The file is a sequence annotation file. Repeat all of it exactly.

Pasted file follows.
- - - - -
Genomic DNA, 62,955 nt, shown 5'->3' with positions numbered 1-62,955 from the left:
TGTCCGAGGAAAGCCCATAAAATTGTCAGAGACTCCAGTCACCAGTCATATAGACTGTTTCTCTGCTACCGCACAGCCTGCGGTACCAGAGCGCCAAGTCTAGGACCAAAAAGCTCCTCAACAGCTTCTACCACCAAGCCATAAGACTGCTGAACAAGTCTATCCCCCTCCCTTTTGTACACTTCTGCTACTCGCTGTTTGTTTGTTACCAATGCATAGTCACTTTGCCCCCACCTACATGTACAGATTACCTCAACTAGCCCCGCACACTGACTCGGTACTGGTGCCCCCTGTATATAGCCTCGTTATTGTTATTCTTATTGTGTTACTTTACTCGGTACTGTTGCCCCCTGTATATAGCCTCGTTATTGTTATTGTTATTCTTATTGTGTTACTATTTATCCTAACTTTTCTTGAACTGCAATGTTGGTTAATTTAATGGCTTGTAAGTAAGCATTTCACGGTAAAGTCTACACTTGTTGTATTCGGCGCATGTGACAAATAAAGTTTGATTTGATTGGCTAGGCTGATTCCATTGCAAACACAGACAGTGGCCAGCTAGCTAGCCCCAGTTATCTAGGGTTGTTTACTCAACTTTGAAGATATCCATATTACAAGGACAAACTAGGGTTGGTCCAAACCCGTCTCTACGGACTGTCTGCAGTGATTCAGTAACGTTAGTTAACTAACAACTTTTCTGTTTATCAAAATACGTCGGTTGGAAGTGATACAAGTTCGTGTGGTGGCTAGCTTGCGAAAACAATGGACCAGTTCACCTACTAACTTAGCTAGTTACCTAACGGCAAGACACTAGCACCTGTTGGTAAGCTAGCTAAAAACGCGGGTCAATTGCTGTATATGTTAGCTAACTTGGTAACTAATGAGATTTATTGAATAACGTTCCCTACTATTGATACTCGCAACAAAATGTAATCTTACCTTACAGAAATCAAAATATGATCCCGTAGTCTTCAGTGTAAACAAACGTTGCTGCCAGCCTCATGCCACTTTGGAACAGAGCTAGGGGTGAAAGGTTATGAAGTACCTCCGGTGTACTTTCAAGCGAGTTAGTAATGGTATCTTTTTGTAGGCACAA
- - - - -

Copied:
Genomic DNA, 62,955 nt, shown 5'->3' with positions numbered 1-62,955 from the left:
TGTCCGAGGAAAGCCCATAAAATTGTCAGAGACTCCAGTCACCAGTCATATAGACTGTTTCTCTGCTACCGCACAGCCTGCGGTACCAGAGCGCCAAGTCTAGGACCAAAAAGCTCCTCAACAGCTTCTACCACCAAGCCATAAGACTGCTGAACAAGTCTATCCCCCTCCCTTTTGTACACTTCTGCTACTCGCTGTTTGTTTGTTACCAATGCATAGTCACTTTGCCCCCACCTACATGTACAGATTACCTCAACTAGCCCCGCACACTGACTCGGTACTGGTGCCCCCTGTATATAGCCTCGTTATTGTTATTCTTATTGTGTTACTTTACTCGGTACTGTTGCCCCCTGTATATAGCCTCGTTATTGTTATTGTTATTCTTATTGTGTTACTATTTATCCTAACTTTTCTTGAACTGCAATGTTGGTTAATTTAATGGCTTGTAAGTAAGCATTTCACGGTAAAGTCTACACTTGTTGTATTCGGCGCATGTGACAAATAAAGTTTGATTTGATTGGCTAGGCTGATTCCATTGCAAACACAGACAGTGGCCAGCTAGCTAGCCCCAGTTATCTAGGGTTGTTTACTCAACTTTGAAGATATCCATATTACAAGGACAAACTAGGGTTGGTCCAAACCCGTCTCTACGGACTGTCTGCAGTGATTCAGTAACGTTAGTTAACTAACAACTTTTCTGTTTATCAAAATACGTCGGTTGGAAGTGATACAAGTTCGTGTGGTGGCTAGCTTGCGAAAACAATGGACCAGTTCACCTACTAACTTAGCTAGTTACCTAACGGCAAGACACTAGCACCTGTTGGTAAGCTAGCTAAAAACGCGGGTCAATTGCTGTATATGTTAGCTAACTTGGTAACTAATGAGATTTATTGAATAACGTTCCCTACTATTGATACTCGCAACAAAATGTAATCTTACCTTACAGAAATCAAAATATGATCCCGTAGTCTTCAGTGTAAACAAACGTTGCTGCCAGCCTCATGCCACTTTGGAACAGAGCTAGGGGTGAAAGGTTATGAAGTACCTCCGGTGTACTTTCAAGCGAGTTAGTAATGGTATCTTTTTGTAGGCACAA